Journal of Environmental Treatment Techniques                                         Download PDF version

2018, Volume 6, Issue 2, Pages: 33-35

J. Environ. Treat. Tech.

ISSN: 2309-1185

Journal weblink: http://www.jett.dormaj.com

The Study of Heavy Metals in Sediments Sampled

From Dal Lake

Faizanul Mukhtar*, Hamida Chisti

Department of Chemistry, National Institute of Technology, Srinagar, J&K, India, 190006

Received: 30/10/2017

Accepted: 23/02/2018

Published: 30/07/2018

Abstract

Water quality monitoring has been high priority to determine the current conditions of the water system. The fast-growing population, unmanageable urbanization, steep industrialization and improper utilization of water resources have led to the unmatched destruction of water quality throughout the globe. The present study evaluates some of the heavy metals sampled from Dal Lake on temporal basis. These sediments were sampled and analyzed for heavy metals by atomic absorption spectrophotometery. However, the observed heavy metal concentration in these sediments was below the recommended limits. Thus, monitoring of man-made pollution which may lead to ecosystem and food chain contamination is necessary.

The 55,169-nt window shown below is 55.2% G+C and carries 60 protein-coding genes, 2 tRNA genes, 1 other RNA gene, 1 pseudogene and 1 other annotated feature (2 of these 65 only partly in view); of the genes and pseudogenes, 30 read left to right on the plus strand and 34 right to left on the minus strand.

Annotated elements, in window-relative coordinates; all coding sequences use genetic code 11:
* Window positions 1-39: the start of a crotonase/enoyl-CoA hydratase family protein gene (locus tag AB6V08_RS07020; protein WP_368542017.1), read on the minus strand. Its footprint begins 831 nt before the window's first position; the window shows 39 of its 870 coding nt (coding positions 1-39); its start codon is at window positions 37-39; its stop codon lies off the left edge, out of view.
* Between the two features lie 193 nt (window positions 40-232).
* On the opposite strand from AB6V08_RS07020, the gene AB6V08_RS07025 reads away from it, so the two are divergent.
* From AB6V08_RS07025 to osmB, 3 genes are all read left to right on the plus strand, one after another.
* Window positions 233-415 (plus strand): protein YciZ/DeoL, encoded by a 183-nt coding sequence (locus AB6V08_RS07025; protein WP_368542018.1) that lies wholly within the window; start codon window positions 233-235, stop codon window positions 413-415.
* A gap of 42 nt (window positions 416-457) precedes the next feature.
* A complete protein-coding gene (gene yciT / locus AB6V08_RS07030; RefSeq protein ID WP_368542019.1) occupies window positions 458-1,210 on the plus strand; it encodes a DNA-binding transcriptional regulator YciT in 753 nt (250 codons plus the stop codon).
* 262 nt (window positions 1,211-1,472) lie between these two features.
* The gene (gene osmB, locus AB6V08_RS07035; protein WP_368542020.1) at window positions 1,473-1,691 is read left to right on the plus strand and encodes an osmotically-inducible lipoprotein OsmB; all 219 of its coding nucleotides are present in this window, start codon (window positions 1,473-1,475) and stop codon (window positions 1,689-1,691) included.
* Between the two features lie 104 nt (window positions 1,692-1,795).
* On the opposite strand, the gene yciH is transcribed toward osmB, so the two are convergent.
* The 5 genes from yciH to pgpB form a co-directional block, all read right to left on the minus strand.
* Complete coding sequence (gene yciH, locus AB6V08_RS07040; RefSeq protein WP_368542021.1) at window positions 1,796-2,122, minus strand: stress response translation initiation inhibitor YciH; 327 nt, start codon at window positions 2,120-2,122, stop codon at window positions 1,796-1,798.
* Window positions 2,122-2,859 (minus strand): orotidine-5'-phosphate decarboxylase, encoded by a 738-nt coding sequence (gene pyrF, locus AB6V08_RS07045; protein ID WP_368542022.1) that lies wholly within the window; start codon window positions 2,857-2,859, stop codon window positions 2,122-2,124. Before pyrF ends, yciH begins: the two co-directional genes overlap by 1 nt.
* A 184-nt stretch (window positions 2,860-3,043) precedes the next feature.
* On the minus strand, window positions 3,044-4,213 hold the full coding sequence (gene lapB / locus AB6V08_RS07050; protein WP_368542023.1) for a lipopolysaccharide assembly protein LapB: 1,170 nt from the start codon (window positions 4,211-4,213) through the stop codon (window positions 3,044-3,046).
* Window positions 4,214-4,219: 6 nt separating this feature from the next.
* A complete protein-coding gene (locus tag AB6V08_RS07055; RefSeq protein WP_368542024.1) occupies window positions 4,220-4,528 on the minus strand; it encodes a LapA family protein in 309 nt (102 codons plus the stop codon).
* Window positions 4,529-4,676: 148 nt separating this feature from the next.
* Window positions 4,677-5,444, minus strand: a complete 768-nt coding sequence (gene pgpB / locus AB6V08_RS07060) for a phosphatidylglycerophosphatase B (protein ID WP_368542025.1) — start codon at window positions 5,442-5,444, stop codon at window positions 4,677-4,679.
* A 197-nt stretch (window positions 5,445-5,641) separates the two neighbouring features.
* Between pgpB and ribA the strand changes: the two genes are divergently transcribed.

Keywords: Water quality, Dal Lake, Sediments, Heavy metals, Temporal basis

Introduction1

Water, a prime natural resource and precious national asset, forms the chief constituent of the ecosystem. Water is a universal solvent and the most plentiful substance on earth. The natural aquatic environments are characterized by a complexity seldom encountered in the laboratory. Natural waters indeed are open and dynamic systems with variable inputs of mass and energy. The flow of energy (solar radiations) from a higher to lower potential drives the hydrological and geochemical cycles. Lakes are subjected to various natural processes taking place in the environment, such as the hydrological cycle, silting etc. Storm water runoff and discharge of sewage into the lakes are two common ways that various nutrients enter the aquatic ecosystems resulting in the death of those systems